My wife and I went down to the office, signed up, and we began our first honest work in four years. That was in March of 1993. The first issue of the paper came out in May of 1992. When I first began selling the paper James Shearer, who currently does a regular column for the paper, was the Managing Editor.
The paper has gone through many changes since then, and so have I. When it began it came out once a month. When I started selling it I was hopelessly addicted to heroin. Soon after I started selling the paper, I began to regain a sense of empowerment about myself because I knew it was honest work. I was giving a product for the money I was receiving.
Sometimes people would say to me, “Get a job,” and I would say to them, “This is a job. I’m selling a product, not begging. And if you don’t believe it is hard work, try it for yourself.” Sometimes people would say, “Here’s a dollar, keep the paper.” Politely I would ask them if they approached The Boston Globe vendor and said, “Here’s fifty cents, keep the paper?” Some of them would smile, take the paper and read it, and in that way I would build my customer base.
In March of 1994, I kicked heroin for the first time since 1964, and stayed off, with the help of support groups, for almost four years. During that time I became the Editor of the paper in September of 1994 and, with the help of Linda Larson and Cynthia Baron, changed the release date to twice a month in November of 1995. At that time Linda was my right-hand person and Cynthia was a contributing writer for the paper.
Due to my disability I left the editorship in March of 1996 and worked part-time as a vendor and continued to write for the paper on a regular basis. In the beginning of 1997 Linda Larson became Editor of the paper and, soon after, Cynthia Baron became Assistant Editor. Linda had the longest reign as Editor of the paper ever, remaining as editor for over five years. Cynthia Baron worked diligently as Assistant Editor for longer than that.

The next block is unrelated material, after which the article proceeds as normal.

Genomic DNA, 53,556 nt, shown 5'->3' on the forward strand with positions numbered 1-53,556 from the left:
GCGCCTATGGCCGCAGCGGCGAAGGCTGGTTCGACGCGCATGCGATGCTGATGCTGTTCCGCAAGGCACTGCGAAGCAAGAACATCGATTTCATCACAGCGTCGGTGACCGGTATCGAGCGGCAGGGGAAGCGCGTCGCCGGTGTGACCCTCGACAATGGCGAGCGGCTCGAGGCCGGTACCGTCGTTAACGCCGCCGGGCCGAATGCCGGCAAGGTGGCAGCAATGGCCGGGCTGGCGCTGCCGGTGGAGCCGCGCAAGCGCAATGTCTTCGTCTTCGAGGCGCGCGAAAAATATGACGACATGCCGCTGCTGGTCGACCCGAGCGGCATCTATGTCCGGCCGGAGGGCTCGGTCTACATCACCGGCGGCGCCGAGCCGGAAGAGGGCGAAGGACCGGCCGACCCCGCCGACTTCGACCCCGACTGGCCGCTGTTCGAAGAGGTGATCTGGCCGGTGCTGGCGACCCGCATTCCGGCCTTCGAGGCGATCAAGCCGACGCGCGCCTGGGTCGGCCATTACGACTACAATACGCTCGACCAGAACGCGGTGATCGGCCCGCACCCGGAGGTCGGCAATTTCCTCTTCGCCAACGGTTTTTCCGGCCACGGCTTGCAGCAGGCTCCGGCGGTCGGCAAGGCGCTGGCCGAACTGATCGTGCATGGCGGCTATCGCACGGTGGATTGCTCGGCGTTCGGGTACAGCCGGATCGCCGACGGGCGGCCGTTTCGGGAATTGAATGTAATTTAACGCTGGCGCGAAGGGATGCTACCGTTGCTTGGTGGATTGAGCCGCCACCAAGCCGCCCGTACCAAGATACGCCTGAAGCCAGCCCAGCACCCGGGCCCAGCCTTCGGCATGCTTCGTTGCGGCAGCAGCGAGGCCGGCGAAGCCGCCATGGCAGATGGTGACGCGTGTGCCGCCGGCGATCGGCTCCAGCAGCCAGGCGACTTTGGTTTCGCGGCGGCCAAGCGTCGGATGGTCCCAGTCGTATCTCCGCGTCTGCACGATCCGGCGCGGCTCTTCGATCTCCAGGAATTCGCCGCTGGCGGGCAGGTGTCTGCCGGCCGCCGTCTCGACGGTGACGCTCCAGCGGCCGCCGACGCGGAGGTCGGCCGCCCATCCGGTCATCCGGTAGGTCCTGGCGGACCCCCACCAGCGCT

Twice more I became Acting Editor, once for two months and once for ten months after Linda left to pursue a different path. During that time Cynthia Baron was the glue that held the paper together and we made a wonderful team. After I left again, due to a brief heroin relapse, Cynthia continued on until cancer made it impossible for her to continue.
I will always remember her courage in the face of adversity and how she didn’t understand the word “quit.” Although she has passed from this mortal coil, her Spirit lives on in me and in those others who loved her.
It is 12 years later since I first started as a homeless Spare Change News vendor. I am still associated with the paper as a writer. My life has changed in a multiple of ways. I separated from my wife in 1994. We traveled different paths but always kept in touch. She died suddenly in December of 1998.
I remarried in 2002 to a wonderful woman named Mary Esther, who has become the light of my life. I am comfortably housed today, yet I have not forgotten where I came from. I am treating all aspects of my dual diagnosis and have had my ups and downs. I am actively engaged in therapy and attend support groups regularly.
I will always be grateful to Spare Change News for being a major part of my life and a stepping stone towards becoming a contributing member of society.
Since I worked at the paper I went back to school and worked for a time as an addictions specialist. At this time I am just writing poetry, fiction and commentary while I focus on treating my illness. I never know what tomorrow will bring so I do the best I can to stay in today. Today is all I have. It is enough.
Copyright 2006 by
Burnt Hippie/Flower Day Productions
76 Unity Avenue
Belmont MA 02478